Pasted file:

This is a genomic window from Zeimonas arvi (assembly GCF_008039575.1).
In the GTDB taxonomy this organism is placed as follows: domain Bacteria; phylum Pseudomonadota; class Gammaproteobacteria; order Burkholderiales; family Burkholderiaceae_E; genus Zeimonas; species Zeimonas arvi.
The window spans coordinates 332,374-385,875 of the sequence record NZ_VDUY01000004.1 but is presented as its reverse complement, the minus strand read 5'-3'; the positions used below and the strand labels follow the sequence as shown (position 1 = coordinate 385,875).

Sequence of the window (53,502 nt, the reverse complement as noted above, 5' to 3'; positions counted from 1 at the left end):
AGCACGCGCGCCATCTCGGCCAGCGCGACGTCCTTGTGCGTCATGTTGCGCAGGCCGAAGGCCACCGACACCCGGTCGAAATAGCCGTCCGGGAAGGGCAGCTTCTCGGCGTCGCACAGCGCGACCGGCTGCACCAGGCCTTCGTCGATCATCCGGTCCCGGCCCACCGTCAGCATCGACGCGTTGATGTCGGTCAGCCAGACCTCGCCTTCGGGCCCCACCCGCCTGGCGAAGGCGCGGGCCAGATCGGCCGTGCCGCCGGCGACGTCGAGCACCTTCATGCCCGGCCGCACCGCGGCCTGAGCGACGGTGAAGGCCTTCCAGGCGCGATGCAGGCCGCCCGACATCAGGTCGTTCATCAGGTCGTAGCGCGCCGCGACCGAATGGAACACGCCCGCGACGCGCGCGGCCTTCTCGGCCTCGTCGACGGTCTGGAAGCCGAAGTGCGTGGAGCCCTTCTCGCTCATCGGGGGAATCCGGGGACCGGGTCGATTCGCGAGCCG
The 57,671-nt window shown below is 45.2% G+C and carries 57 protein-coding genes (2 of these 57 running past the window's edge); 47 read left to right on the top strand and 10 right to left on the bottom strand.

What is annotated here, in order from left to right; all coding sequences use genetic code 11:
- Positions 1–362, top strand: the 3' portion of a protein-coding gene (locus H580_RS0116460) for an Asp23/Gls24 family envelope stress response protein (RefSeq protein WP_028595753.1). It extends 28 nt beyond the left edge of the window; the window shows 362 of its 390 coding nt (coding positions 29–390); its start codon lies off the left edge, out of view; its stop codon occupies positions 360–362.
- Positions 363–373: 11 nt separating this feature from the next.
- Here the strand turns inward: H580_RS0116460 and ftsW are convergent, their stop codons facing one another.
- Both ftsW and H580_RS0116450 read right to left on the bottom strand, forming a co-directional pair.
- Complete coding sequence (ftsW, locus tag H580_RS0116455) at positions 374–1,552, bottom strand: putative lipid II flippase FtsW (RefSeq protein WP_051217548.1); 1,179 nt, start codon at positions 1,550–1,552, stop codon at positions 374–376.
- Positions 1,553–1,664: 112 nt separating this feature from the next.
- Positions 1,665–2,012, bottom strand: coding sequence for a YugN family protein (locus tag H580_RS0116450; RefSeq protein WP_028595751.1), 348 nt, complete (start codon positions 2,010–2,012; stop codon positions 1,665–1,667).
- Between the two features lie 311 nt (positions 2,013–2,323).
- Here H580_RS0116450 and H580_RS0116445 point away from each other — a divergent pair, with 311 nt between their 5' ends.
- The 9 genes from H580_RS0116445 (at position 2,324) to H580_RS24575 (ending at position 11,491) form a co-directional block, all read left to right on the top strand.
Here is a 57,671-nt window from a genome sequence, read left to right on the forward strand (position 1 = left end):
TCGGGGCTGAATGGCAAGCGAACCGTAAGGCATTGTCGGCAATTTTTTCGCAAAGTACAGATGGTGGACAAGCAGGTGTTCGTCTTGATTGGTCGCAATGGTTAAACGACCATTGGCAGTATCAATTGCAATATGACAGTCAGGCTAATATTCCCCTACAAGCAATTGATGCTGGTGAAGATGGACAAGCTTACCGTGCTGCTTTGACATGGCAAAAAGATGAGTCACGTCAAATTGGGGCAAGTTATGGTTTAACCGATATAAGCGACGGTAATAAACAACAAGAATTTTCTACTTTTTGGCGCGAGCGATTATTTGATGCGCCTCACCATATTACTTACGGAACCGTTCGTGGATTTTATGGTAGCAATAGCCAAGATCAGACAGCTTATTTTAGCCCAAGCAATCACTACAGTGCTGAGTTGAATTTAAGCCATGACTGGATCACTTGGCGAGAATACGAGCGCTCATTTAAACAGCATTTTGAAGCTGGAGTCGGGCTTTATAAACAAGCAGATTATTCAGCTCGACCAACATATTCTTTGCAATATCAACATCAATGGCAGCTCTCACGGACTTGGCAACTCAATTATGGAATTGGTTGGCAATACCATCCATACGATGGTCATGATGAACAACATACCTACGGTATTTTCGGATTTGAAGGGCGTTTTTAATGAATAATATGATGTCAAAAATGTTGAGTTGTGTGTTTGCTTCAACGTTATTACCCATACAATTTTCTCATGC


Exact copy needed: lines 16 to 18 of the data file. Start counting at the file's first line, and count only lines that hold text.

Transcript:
- Here H580_RS0116450 and H580_RS0116445 point away from each other — a divergent pair, with 311 nt between their 5' ends.
- The 9 genes from H580_RS0116445 (at position 2,324) to H580_RS24575 (ending at position 11,491) form a co-directional block, all read left to right on the top strand.
Here is a 57,671-nt window from a genome sequence, read left to right on the forward strand (position 1 = left end):